Voices of Alaska: A blessing in disguise

  • By Dick Randolph
  • Sunday, March 12, 2017 9:39pm
  • Opinion

The major reduction in oil revenue that we are currently experiencing is a major blessing in disguise. We now have the opportunity to correct the very substantial excesses of the past 35-plus years. We can and should do so without reducing the dividend or imposing new taxes!

I recently had the opportunity to listen to and evaluate the wisest, best researched and most realistic approach to the solution of Alaska’s Fiscal Crisis presented by Brad Keithley of Alaskans for Sustainable Budgets and strongly recommend all Alaskans and particularly legislators and policymakers carefully evaluate his work. He presents a plan that puts average Alaskans first, lets them keep their dividend and does not impose any new taxes. He graphically and accurately illustrates how keeping these dollars in the pockets of all Alaskans to spend as they see fit creates a much healthier Alaskan economy than taking those dollars away and giving them to the government sector to spend. Reducing or eliminating the dividend or imposing new taxes does not create new revenue, it simply takes money out of one segment of the economy and gives it to another. In this case from the people in general, the private sector, versus those in the public sector.

Brad presents more realistic resource revenue and production projections and also points out that there is another $9 billion savings account, the Earnings Reserve Account that was established for just this purpose and that the legislature can and should utilize. The excess earnings of the permanent fund after providing for the dividend could and should be used to assist in balancing the budget. His overall plan shows the state and the people weathering this downturn in oil revenue and will be back in the black in about five years with a much more realistic and sustainable budget going forward.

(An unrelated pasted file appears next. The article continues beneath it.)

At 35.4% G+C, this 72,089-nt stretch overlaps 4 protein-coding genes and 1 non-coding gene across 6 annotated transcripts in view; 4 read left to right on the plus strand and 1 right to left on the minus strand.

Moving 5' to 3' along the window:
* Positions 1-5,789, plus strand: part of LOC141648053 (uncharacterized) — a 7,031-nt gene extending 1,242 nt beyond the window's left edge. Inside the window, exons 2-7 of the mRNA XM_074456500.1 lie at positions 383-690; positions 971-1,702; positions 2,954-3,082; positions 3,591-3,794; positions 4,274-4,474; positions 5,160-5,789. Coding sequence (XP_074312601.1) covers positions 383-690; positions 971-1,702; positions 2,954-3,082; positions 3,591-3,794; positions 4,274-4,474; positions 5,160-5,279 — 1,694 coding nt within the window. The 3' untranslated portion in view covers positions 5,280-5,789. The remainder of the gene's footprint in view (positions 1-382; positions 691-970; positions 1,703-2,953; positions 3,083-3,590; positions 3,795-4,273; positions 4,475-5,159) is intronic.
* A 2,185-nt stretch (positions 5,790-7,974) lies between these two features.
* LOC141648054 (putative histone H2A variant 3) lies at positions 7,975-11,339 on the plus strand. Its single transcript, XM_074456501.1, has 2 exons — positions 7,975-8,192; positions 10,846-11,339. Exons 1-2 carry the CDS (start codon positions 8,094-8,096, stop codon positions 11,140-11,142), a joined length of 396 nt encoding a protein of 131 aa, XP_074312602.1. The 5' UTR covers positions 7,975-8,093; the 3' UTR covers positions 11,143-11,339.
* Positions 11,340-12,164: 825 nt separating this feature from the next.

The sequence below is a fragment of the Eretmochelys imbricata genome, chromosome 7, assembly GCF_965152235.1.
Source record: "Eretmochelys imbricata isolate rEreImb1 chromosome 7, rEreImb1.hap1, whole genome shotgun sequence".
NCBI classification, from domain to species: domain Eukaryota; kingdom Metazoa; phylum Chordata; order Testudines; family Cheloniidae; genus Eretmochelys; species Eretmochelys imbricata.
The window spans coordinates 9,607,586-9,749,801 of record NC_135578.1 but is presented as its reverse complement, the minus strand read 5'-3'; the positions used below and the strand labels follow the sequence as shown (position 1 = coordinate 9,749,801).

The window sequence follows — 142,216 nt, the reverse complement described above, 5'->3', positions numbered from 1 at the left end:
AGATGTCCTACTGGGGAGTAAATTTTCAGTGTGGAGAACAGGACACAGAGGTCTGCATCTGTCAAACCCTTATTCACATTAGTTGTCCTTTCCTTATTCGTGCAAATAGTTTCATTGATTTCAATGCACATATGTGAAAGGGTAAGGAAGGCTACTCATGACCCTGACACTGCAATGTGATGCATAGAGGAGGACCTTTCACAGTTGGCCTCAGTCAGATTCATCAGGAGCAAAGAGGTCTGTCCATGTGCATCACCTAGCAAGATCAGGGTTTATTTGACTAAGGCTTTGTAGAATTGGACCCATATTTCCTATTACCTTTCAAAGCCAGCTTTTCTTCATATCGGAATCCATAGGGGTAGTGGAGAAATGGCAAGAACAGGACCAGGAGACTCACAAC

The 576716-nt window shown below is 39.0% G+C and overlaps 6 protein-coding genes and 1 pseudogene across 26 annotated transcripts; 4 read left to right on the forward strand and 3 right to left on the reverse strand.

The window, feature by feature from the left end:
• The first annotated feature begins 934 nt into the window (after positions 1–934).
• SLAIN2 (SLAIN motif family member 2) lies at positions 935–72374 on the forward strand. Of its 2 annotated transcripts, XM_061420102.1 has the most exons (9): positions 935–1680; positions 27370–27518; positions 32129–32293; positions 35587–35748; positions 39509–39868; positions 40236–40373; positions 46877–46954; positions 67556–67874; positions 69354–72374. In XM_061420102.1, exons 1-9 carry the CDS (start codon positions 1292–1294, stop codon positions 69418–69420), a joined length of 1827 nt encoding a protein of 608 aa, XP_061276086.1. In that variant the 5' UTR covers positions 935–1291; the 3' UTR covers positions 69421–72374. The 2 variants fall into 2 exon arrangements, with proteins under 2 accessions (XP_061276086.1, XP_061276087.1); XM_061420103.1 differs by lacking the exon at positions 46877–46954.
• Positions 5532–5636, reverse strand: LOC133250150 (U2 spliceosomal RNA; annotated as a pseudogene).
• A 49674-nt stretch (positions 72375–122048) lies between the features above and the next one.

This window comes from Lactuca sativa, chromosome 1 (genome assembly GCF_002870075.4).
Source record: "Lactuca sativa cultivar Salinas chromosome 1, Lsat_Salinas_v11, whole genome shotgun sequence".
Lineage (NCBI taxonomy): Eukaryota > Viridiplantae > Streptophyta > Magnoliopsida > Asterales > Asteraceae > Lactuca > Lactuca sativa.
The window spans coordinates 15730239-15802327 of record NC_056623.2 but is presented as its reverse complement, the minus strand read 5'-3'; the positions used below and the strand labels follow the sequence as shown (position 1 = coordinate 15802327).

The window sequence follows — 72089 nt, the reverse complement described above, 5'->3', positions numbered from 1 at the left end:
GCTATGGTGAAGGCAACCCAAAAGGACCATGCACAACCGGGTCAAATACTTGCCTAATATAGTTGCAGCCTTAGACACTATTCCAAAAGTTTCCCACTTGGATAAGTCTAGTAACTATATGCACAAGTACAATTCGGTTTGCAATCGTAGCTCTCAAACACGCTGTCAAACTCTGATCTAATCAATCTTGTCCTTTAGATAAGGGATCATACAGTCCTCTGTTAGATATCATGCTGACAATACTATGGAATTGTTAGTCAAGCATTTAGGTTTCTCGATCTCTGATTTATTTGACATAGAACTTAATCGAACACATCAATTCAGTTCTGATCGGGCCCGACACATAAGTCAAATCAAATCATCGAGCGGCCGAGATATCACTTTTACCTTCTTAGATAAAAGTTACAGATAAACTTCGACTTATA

It is also imperative that an effective spending cap be imposed, first statutorily to get it on the books quickly and have the current legislature on record supporting it and secondly the legislature should also propose a spending limiting constitutional amendment for the people to consider, and hopefully pass as early as possible. Our problem has always been a spending problem not a revenue problem. Jay Hammond and I may not have agreed on the repeal of the income tax but we did agree that the only way to put the brakes on the legislature’s addiction to spending was to take the money off the table. Keeping the dividend and not re-imposing a tax does exactly that.

I think it’s prudent to point out that Alaska unlike most other petroleum producing states is unique. There are two sources of direct revenue from this activity, severance Taxes which rightly go to the state governments and Royalty Income, 12 ½ percent that normally goes to the private property owner. Alaska’s Constitution prohibits private ownership of subsurface wealth therefore all of this royalty income also goes directly to the state and not thousands of private landholders. To attempt to at least partially correct this situation the permanent fund and dividend were established. Since there was not and is not a need for an income tax it was abolished. A case can be made that since the state collects the total royalty income that in other states goes to individuals that we Alaskans are in fact the highest taxed Americans.